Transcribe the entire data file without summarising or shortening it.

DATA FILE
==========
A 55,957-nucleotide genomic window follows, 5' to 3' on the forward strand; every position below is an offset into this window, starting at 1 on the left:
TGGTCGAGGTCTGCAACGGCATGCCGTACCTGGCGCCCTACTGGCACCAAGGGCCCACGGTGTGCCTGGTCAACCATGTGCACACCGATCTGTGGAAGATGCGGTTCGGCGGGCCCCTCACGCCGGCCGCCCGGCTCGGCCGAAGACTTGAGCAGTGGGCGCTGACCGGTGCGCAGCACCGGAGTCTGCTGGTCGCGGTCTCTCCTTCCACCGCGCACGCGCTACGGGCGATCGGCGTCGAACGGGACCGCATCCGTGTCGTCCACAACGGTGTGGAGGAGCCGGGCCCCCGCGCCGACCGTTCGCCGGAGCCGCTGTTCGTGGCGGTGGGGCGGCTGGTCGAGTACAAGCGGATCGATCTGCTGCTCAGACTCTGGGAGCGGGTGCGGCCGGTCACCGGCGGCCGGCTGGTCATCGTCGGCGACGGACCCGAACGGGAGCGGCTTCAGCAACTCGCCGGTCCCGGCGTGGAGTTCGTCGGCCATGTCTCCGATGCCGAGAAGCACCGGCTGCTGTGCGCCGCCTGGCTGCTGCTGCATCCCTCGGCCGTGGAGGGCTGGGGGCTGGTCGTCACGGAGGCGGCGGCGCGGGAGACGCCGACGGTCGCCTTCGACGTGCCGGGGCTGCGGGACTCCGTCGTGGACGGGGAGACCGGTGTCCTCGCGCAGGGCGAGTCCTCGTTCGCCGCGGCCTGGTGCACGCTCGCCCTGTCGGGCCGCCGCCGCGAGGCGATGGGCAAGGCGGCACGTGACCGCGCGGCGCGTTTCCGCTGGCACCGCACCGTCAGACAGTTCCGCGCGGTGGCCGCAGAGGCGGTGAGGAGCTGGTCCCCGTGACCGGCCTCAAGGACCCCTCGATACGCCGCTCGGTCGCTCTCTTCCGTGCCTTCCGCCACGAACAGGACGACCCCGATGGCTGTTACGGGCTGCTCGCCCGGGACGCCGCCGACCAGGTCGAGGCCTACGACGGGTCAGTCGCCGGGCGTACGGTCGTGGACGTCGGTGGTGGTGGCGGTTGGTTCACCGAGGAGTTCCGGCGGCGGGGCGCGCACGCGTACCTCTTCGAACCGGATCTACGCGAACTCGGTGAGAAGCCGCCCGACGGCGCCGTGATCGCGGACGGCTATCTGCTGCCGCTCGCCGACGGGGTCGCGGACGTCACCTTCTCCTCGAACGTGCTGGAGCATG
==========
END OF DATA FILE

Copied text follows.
A 55,957-nucleotide genomic window follows, 5' to 3' on the forward strand; every position below is an offset into this window, starting at 1 on the left:
TGGTCGAGGTCTGCAACGGCATGCCGTACCTGGCGCCCTACTGGCACCAAGGGCCCACGGTGTGCCTGGTCAACCATGTGCACACCGATCTGTGGAAGATGCGGTTCGGCGGGCCCCTCACGCCGGCCGCCCGGCTCGGCCGAAGACTTGAGCAGTGGGCGCTGACCGGTGCGCAGCACCGGAGTCTGCTGGTCGCGGTCTCTCCTTCCACCGCGCACGCGCTACGGGCGATCGGCGTCGAACGGGACCGCATCCGTGTCGTCCACAACGGTGTGGAGGAGCCGGGCCCCCGCGCCGACCGTTCGCCGGAGCCGCTGTTCGTGGCGGTGGGGCGGCTGGTCGAGTACAAGCGGATCGATCTGCTGCTCAGACTCTGGGAGCGGGTGCGGCCGGTCACCGGCGGCCGGCTGGTCATCGTCGGCGACGGACCCGAACGGGAGCGGCTTCAGCAACTCGCCGGTCCCGGCGTGGAGTTCGTCGGCCATGTCTCCGATGCCGAGAAGCACCGGCTGCTGTGCGCCGCCTGGCTGCTGCTGCATCCCTCGGCCGTGGAGGGCTGGGGGCTGGTCGTCACGGAGGCGGCGGCGCGGGAGACGCCGACGGTCGCCTTCGACGTGCCGGGGCTGCGGGACTCCGTCGTGGACGGGGAGACCGGTGTCCTCGCGCAGGGCGAGTCCTCGTTCGCCGCGGCCTGGTGCACGCTCGCCCTGTCGGGCCGCCGCCGCGAGGCGATGGGCAAGGCGGCACGTGACCGCGCGGCGCGTTTCCGCTGGCACCGCACCGTCAGACAGTTCCGCGCGGTGGCCGCAGAGGCGGTGAGGAGCTGGTCCCCGTGACCGGCCTCAAGGACCCCTCGATACGCCGCTCGGTCGCTCTCTTCCGTGCCTTCCGCCACGAACAGGACGACCCCGATGGCTGTTACGGGCTGCTCGCCCGGGACGCCGCCGACCAGGTCGAGGCCTACGACGGGTCAGTCGCCGGGCGTACGGTCGTGGACGTCGGTGGTGGTGGCGGTTGGTTCACCGAGGAGTTCCGGCGGCGGGGCGCGCACGCGTACCTCTTCGAACCGGATCTACGCGAACTCGGTGAGAAGCCGCCCGACGGCGCCGTGATCGCGGACGGCTATCTGCTGCCGCTCGCCGACGGGGTCGCGGACGTCACCTTCTCCTCGAACGTGCTGGAGCATG